Anabaena circinalis 3

Anabaena circinalis, very high magnification. From same site and water as the Microcystis.  The big oddball cell is a heterocyst, giving these cyanobacteria the ability to capture atmospheric nitrogen.

Lipopolysaccharide toxins are in the cell walls,  external to and oozing from certain bacteria, including cyanobacteria, and come free amply in the water to make us sick.

But what’s a fever compared with tumors, liver destruction—and even worse: cyanobacteria are linked to ALS.    The poison connected to ALS is a rogue amino acid.  Amino acids are the building blocks of proteins.   Oh my,  what if rogue amino acids get built into or childrens’ proteins?

Have there been human poisonings?  Absolutely.  Sixty dead in Brazil where cyano-tainted water was used for dialysis!    Short-term effects are easy to document.   Long-term effects are tougher to track.   An unlucky region in China has high liver cancer rates correlated with cyanobacterial contamination.   I’m going to a suburb of Toledo next week.  Come to think of it, Toledo had microcystins in its tapwater.   Name a livestock species…somewhere it has died from drinking cyanobacterial-infested ponds.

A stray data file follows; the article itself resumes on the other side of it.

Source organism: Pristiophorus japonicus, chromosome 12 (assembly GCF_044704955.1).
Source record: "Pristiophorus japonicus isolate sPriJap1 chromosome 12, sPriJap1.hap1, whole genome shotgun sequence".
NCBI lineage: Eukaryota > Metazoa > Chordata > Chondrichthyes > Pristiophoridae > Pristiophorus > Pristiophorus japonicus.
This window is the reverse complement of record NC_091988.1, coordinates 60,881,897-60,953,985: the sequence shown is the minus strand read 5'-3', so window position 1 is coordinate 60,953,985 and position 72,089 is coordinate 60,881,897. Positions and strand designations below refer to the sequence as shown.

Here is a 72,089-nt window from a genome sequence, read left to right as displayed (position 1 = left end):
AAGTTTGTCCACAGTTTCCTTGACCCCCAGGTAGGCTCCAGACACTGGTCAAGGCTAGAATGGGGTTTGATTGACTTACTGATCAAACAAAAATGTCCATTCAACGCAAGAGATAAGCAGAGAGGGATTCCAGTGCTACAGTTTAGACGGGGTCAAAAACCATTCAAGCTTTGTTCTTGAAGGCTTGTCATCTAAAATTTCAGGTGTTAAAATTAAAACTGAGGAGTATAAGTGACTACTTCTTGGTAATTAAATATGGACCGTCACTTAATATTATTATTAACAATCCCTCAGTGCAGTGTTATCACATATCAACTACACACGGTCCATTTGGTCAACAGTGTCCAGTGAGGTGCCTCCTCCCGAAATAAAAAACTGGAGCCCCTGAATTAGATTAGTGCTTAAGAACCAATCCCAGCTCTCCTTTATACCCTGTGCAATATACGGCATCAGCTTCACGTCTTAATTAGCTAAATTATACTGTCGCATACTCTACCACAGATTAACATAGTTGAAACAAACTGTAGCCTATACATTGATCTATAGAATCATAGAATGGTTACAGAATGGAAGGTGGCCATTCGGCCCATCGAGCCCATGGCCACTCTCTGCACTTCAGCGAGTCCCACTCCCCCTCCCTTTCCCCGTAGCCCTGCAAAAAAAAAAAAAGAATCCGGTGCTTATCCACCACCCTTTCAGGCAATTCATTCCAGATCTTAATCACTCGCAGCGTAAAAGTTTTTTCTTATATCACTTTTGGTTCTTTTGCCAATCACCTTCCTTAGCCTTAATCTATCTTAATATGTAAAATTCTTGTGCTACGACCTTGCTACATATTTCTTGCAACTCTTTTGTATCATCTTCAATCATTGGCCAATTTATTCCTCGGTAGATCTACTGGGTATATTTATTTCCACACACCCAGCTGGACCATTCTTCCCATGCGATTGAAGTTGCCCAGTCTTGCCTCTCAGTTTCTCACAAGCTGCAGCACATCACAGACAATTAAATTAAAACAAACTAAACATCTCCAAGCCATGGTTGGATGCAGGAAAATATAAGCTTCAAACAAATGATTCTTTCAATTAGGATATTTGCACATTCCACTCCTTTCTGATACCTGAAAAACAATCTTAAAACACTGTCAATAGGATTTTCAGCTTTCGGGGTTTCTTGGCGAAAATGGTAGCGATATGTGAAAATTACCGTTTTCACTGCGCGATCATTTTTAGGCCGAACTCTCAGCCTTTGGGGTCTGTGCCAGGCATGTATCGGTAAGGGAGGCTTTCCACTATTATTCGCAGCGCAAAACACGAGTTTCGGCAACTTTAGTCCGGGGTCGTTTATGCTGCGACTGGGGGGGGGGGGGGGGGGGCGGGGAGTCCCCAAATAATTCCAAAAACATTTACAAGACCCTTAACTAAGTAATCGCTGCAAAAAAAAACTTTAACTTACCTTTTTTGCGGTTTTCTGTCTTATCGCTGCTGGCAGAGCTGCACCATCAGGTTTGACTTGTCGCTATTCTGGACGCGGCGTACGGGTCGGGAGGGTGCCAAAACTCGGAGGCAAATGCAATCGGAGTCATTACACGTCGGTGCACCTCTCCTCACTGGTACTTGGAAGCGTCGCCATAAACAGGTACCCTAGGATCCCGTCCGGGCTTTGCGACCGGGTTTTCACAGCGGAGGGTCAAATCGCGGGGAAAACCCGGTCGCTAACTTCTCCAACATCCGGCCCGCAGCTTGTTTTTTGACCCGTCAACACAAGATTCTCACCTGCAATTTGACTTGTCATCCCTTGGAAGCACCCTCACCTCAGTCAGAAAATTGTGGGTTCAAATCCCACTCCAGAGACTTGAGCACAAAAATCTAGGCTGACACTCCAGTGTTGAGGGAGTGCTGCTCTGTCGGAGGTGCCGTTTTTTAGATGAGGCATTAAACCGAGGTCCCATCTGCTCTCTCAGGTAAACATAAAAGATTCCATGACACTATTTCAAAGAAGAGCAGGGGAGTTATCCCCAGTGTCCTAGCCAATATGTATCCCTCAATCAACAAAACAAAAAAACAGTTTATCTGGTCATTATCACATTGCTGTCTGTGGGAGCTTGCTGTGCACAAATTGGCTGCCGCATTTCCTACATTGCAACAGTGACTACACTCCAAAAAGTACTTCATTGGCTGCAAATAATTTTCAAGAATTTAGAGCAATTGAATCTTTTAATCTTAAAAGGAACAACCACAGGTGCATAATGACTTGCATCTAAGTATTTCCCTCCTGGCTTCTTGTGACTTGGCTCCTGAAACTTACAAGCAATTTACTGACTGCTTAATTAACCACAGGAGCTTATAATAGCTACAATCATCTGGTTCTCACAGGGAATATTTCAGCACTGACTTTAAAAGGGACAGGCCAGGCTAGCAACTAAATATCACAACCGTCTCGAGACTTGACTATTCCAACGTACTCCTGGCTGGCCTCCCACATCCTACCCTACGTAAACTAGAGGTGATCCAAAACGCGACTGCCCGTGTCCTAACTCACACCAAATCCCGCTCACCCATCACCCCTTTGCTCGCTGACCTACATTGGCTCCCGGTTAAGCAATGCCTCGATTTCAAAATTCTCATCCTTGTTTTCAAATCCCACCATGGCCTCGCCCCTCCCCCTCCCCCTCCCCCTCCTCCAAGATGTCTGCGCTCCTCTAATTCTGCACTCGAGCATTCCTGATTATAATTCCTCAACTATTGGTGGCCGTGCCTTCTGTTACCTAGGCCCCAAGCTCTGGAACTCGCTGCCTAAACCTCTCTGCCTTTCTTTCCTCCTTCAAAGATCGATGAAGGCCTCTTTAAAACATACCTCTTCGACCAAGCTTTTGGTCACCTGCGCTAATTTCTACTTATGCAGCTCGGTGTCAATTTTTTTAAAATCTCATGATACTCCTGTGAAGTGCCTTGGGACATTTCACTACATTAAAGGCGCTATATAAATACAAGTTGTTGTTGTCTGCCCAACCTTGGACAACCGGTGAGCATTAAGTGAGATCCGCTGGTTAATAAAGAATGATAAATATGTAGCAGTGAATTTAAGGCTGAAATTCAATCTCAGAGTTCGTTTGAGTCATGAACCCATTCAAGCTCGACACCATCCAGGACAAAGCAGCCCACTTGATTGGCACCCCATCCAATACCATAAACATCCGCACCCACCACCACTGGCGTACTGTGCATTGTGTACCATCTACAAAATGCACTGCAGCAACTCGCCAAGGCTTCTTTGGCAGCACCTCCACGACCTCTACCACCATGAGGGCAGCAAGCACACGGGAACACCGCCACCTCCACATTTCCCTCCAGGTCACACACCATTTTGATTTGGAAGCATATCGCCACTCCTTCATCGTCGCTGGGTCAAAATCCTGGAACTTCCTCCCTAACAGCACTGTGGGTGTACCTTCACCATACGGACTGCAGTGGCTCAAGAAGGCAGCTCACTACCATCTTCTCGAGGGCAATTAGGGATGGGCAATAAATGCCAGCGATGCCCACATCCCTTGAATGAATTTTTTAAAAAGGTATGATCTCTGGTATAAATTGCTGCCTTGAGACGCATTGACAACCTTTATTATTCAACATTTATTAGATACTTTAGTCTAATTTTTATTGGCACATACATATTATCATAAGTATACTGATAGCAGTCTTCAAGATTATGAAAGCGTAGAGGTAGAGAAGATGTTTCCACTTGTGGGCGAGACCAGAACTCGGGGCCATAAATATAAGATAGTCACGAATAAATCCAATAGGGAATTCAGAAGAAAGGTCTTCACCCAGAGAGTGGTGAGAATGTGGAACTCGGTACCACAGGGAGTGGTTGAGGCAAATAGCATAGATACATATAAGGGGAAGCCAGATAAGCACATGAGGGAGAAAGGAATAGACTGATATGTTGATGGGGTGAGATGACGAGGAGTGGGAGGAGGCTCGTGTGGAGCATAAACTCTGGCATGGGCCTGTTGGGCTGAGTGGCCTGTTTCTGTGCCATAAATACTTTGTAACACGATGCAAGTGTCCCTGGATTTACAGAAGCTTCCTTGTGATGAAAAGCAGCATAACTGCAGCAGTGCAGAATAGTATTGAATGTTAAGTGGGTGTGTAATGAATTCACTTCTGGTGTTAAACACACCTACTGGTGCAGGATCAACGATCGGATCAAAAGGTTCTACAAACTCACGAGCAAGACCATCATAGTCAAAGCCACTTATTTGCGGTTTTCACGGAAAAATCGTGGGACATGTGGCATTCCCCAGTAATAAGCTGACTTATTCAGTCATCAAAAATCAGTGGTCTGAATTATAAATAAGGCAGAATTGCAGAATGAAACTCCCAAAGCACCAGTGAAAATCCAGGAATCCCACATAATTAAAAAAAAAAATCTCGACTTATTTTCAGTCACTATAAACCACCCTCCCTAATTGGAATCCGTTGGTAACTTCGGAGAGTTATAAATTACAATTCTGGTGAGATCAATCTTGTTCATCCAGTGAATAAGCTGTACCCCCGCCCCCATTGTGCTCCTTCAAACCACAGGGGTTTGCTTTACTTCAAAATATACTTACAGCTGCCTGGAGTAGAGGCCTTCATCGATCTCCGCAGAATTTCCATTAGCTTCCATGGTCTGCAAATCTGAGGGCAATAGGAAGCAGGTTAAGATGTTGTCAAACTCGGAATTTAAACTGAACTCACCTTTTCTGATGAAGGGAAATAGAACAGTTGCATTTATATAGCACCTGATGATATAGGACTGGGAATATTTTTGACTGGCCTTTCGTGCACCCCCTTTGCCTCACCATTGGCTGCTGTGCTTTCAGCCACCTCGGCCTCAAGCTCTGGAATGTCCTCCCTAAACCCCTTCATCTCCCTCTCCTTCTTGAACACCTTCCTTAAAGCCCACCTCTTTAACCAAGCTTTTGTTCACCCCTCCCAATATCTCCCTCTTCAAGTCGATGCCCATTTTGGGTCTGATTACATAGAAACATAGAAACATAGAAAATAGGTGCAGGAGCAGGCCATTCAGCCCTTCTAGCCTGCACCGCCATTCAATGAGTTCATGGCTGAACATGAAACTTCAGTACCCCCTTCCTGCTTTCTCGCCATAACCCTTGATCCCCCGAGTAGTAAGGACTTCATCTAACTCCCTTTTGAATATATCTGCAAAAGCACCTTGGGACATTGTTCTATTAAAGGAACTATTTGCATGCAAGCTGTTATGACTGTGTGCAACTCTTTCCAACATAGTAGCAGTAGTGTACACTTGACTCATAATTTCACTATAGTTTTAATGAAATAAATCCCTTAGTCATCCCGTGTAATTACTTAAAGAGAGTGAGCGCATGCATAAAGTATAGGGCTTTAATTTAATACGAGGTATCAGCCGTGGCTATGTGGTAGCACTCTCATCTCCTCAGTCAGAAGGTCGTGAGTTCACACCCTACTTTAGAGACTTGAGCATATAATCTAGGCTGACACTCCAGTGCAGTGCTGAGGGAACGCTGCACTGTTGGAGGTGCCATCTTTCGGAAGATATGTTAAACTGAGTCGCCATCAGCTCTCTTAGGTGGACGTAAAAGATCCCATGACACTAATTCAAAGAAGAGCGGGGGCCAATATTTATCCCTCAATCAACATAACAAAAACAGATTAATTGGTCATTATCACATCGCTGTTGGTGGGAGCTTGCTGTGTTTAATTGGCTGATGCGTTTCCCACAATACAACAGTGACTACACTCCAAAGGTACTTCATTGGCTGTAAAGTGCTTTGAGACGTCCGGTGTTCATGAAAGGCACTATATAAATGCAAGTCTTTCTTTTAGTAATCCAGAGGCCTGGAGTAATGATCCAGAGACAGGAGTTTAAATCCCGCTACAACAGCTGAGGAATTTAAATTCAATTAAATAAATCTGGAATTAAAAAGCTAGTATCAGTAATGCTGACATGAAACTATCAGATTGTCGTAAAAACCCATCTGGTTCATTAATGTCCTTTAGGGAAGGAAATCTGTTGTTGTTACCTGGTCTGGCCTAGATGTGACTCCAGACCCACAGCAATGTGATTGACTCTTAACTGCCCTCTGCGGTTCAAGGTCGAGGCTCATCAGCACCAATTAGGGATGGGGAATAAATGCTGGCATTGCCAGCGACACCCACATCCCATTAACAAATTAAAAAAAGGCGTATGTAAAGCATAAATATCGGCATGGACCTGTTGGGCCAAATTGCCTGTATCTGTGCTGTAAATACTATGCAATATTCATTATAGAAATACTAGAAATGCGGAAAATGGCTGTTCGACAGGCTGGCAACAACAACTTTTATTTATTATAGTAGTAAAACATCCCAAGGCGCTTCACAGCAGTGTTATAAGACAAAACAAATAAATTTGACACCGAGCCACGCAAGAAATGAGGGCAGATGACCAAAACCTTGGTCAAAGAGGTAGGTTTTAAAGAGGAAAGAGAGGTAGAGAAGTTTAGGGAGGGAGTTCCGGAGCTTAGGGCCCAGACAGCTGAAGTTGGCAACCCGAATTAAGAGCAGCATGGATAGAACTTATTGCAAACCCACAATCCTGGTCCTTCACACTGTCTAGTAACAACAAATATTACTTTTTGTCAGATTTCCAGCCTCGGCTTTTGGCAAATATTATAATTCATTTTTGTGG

The consequences on a natural aquatic food chain must just be dreadful…a witch’s brew working on the plankton, plants, arthropods, fish, and birds.  Flamingoes have taken a cyanobacterial beating.

Watch the little movie John and I made today.    Let’s entitle it, “How’d You like to Be a Manatee in This Soup”? CLICK to view the brew.


Related links:


1 Comment

Posted by on July 15, 2016 in Cyanobacteria, Uncategorized


Tags: , ,

%d bloggers like this: